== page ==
Against Chelsea, Anthony Martial finally showed a glimpse of what Manchester United hope he can be

Miguel Delaney
Anthony Martial of Manchester United scores their first goal: PA

You could say this was what Anthony Martial was signed for, except it wasn’t. It was a bonus. And it felt all the bigger a bonus since some around the Manchester United training ground had pretty much given up on this kind of moment.

Shortly before half-time at Chelsea, Martial out-jumped Andreas Christensen to also outfox Willy Caballero, and guide Aaron Wan-Bissaka’s cross into the corner of the net.

It was not just that it was so deft, but that it showed such desire. Martial was getting into the box in a way many had given up on, for the kind of run United had been badly missing. It was the absence of this that pretty much led to the club signing Odion Ighalo in an emergency deal.

Many felt it was going to be permanently missing from Martial’s game. There are just too many games where he is at the fringes of the action, or at the edge of the box when he should be right in the middle.

What a time to address it. And yet it remains the eternal frustration of Martial.

That felt all the more pronounced on Monday because he didn’t even really play that well. He had missed a fair few chances before that. One of them was from the type of opportunity that is optimum for him.

Martial got to cut in from the left in that way he likes, with the goal set up for one of this little curling shots into the corner he likes… only for him to send it wide.

Some of those who know Martial well, and rate his talent, feel the penchant for this has almost become a problem in his game.

“You sometimes think it’s all he ever wants to do as a player,” one well-connected source said. “It’s like he’s always just waiting for it, and reluctant to get involved.”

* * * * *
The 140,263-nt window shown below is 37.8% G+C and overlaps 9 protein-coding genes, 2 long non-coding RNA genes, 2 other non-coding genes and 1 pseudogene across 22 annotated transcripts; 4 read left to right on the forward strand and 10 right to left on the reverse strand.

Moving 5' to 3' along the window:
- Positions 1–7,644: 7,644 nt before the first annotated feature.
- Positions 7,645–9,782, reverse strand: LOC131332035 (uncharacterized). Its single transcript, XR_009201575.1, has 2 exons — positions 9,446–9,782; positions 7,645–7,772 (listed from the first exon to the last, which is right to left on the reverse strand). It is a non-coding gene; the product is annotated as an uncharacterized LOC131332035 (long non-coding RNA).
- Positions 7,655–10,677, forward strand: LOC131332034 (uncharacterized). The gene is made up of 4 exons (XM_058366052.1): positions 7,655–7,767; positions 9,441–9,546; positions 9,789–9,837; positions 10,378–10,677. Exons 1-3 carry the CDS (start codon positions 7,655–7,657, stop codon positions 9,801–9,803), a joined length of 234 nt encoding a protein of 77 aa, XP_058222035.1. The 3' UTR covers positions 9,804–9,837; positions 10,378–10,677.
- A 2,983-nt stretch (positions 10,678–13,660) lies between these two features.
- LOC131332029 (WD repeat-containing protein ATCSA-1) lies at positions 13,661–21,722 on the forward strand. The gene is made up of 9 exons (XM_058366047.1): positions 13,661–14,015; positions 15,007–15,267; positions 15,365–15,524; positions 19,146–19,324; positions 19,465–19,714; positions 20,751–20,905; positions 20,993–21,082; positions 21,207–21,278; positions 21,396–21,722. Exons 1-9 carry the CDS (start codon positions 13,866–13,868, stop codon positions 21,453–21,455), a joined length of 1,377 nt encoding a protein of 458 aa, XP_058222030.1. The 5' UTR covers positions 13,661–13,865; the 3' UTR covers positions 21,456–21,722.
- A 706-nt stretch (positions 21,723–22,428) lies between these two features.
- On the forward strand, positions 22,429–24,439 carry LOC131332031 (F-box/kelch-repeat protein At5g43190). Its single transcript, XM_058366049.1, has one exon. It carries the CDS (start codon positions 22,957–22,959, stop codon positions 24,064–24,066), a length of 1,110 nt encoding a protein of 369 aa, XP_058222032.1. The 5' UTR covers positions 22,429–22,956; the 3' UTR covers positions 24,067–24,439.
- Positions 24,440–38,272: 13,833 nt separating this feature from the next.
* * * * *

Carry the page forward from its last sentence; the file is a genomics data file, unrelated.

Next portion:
That’s all the more galling given Martial’s abundant talent. His link-up play - especially little touches around the box - can be exceptional. His dribbling, and ability to get out of right spaces, is a rare quality in the modern game. That pace remains a potent weapon.

There is even the fair argument that, in terms of pure technique and talent alone, he is a superior player to previous United target Erling Braut Haaland.

The great difference, of course, is the Norwegian’s rampaging desire. He maximises his talent, with that feeling so visibly tangible through his physical prowess. He just monsters opposition, and dominates games.

Martial only often dabs at them. Here, that dab was enough. It was actually a minimalist illustration of his talent, and technique. It was the difference, and what he should be doing more.

There aren’t too many players who could get that kind of guided control on such a header. The precision was supreme.

It was the sort of moment that should really be a constant of Martial’s game. Even if he doesn’t dominate them, or isn't always involved, his talent should be enough that he always feels dangerous; that defences always know he is a threat; that they fear what he can do.

Here, it almost seemed the opposite. He seemed to catch everyone - not least some of his own United set-up - by surprise. It was as if they’d forgotten he was capable of this.

That’s what he needs to address. He should be so much more than a bonus.

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